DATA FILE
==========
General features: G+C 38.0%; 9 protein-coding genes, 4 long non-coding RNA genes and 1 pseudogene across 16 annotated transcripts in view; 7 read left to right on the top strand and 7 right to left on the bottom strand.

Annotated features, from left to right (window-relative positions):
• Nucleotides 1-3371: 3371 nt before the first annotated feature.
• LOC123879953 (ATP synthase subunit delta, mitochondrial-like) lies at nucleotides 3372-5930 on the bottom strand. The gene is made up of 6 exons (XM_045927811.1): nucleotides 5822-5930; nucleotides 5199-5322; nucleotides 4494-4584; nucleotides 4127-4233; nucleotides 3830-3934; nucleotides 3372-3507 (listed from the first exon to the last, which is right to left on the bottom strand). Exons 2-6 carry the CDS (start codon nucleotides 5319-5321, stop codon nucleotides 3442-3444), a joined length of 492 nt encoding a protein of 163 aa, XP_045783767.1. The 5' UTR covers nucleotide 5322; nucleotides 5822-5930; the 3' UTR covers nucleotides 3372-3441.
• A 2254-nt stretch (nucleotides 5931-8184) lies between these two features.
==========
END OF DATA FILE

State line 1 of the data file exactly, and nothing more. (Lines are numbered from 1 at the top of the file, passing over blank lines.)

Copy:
General features: G+C 38.0%; 9 protein-coding genes, 4 long non-coding RNA genes and 1 pseudogene across 16 annotated transcripts in view; 7 read left to right on the top strand and 7 right to left on the bottom strand.